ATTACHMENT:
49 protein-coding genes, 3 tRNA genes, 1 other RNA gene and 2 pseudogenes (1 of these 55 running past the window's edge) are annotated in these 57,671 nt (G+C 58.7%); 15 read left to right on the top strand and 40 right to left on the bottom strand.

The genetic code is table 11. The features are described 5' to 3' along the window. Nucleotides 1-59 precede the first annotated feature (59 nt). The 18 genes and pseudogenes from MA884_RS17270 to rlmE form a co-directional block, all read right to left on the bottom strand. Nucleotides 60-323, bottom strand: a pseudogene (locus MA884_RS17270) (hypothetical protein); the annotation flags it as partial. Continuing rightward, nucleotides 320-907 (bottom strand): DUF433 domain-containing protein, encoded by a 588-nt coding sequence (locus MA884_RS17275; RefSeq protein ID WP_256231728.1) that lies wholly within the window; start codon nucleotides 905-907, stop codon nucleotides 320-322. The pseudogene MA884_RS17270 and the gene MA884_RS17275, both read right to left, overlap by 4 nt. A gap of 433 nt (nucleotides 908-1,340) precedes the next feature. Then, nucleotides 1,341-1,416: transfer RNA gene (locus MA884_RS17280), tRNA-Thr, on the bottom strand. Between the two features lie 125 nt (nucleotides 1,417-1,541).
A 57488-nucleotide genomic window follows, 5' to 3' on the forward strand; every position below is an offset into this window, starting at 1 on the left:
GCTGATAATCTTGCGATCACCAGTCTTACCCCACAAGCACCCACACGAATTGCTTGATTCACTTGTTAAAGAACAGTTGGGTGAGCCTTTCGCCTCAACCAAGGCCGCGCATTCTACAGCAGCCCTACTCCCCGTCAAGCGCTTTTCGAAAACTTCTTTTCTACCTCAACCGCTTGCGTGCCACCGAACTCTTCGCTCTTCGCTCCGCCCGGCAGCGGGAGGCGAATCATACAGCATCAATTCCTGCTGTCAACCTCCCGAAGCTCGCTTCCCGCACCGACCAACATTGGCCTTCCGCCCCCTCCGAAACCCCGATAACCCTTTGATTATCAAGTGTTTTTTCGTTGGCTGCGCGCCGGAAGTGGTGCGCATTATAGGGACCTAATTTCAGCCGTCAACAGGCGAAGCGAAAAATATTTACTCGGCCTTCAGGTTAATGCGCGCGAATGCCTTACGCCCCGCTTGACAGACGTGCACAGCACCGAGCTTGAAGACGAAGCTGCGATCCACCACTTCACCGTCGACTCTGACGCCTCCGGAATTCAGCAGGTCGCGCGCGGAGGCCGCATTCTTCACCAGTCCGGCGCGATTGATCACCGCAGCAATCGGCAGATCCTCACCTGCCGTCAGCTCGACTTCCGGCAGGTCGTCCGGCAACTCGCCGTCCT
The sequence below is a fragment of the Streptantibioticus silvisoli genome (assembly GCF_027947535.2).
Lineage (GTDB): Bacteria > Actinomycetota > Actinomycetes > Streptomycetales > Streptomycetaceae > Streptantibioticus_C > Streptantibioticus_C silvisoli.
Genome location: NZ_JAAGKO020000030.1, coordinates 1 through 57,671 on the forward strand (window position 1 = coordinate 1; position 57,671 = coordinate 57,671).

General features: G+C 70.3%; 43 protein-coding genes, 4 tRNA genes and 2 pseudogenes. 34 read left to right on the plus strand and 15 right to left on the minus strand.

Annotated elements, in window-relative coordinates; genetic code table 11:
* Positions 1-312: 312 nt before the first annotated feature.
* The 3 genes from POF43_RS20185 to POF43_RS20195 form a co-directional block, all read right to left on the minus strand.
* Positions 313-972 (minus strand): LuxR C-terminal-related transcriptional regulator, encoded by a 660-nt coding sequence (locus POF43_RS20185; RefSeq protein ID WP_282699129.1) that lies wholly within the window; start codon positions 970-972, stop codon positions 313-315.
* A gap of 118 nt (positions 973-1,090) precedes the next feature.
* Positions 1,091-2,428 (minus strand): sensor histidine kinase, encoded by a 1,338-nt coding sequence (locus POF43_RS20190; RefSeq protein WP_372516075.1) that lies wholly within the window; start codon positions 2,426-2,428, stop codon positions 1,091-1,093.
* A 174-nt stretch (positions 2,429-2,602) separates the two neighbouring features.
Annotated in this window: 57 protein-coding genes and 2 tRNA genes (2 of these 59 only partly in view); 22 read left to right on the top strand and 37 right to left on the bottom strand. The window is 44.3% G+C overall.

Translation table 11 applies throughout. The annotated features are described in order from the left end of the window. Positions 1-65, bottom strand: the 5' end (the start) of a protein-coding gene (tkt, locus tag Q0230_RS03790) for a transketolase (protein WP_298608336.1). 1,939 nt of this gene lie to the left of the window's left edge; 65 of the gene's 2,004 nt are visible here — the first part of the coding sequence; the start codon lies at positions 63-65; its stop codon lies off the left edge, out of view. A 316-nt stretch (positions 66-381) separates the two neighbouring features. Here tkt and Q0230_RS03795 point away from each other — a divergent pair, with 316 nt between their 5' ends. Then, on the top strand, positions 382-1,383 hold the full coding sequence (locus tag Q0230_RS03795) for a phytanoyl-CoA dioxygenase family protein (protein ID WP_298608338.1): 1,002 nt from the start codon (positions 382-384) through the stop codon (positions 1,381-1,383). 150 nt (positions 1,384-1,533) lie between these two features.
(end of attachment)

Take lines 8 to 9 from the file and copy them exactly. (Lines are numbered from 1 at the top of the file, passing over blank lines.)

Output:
General features: G+C 70.3%; 43 protein-coding genes, 4 tRNA genes and 2 pseudogenes. 34 read left to right on the plus strand and 15 right to left on the minus strand.

Annotated elements, in window-relative coordinates; genetic code table 11: